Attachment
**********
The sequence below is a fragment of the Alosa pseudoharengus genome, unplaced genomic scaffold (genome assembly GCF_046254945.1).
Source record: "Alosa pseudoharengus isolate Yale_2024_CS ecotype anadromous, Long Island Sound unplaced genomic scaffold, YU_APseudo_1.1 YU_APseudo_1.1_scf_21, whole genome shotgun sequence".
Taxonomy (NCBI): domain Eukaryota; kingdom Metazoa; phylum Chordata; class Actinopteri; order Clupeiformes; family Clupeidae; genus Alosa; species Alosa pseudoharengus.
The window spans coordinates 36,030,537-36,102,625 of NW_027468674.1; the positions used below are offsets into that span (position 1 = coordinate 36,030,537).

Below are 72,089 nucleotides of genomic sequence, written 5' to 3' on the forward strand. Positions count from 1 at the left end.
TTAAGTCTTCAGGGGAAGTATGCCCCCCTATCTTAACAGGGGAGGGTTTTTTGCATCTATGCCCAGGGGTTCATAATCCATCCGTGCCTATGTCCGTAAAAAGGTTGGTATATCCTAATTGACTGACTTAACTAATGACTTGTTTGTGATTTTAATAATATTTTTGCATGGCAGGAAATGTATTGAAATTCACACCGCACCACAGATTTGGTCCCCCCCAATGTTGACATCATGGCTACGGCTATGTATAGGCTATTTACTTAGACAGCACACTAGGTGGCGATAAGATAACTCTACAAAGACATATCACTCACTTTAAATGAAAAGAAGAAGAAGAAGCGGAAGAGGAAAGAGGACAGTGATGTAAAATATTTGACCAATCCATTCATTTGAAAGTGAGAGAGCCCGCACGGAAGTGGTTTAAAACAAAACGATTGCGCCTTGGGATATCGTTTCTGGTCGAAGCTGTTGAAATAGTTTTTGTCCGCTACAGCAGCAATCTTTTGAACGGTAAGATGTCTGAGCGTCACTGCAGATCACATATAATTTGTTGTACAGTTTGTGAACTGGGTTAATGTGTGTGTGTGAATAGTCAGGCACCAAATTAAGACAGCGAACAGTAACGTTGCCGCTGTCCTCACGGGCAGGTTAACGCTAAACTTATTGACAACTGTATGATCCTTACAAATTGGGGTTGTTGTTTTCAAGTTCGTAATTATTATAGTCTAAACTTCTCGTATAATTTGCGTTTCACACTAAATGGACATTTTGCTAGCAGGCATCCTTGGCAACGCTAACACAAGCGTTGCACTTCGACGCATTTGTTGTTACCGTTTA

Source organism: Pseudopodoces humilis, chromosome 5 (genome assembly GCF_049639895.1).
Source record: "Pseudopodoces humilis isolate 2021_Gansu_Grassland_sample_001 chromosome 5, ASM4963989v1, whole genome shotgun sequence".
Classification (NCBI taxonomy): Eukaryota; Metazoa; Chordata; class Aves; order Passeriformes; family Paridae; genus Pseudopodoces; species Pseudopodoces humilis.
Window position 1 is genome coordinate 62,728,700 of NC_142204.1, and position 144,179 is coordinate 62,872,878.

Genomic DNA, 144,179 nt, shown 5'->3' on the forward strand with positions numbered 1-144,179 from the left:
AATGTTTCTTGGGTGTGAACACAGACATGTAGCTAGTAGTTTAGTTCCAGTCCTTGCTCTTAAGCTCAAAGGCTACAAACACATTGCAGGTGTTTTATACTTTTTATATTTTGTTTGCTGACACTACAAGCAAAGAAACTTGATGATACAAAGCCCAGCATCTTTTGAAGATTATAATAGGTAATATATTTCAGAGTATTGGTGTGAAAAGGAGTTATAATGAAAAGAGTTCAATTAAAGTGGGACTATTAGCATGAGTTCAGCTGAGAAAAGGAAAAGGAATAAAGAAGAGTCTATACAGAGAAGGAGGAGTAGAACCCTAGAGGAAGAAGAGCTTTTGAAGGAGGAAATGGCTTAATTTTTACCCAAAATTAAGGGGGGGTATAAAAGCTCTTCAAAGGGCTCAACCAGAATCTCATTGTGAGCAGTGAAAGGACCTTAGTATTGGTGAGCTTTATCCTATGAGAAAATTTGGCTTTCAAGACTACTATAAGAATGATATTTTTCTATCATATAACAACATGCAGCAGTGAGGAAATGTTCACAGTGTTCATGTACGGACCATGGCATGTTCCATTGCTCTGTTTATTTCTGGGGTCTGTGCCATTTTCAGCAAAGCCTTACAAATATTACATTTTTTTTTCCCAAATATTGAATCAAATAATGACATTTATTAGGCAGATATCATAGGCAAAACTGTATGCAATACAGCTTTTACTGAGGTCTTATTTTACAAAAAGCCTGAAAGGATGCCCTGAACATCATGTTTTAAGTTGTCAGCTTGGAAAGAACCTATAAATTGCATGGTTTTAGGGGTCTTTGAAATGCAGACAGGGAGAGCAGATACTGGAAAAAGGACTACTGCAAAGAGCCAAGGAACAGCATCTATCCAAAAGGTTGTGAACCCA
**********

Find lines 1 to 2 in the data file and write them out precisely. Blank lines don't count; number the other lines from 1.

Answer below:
The sequence below is a fragment of the Alosa pseudoharengus genome, unplaced genomic scaffold (genome assembly GCF_046254945.1).
Source record: "Alosa pseudoharengus isolate Yale_2024_CS ecotype anadromous, Long Island Sound unplaced genomic scaffold, YU_APseudo_1.1 YU_APseudo_1.1_scf_21, whole genome shotgun sequence".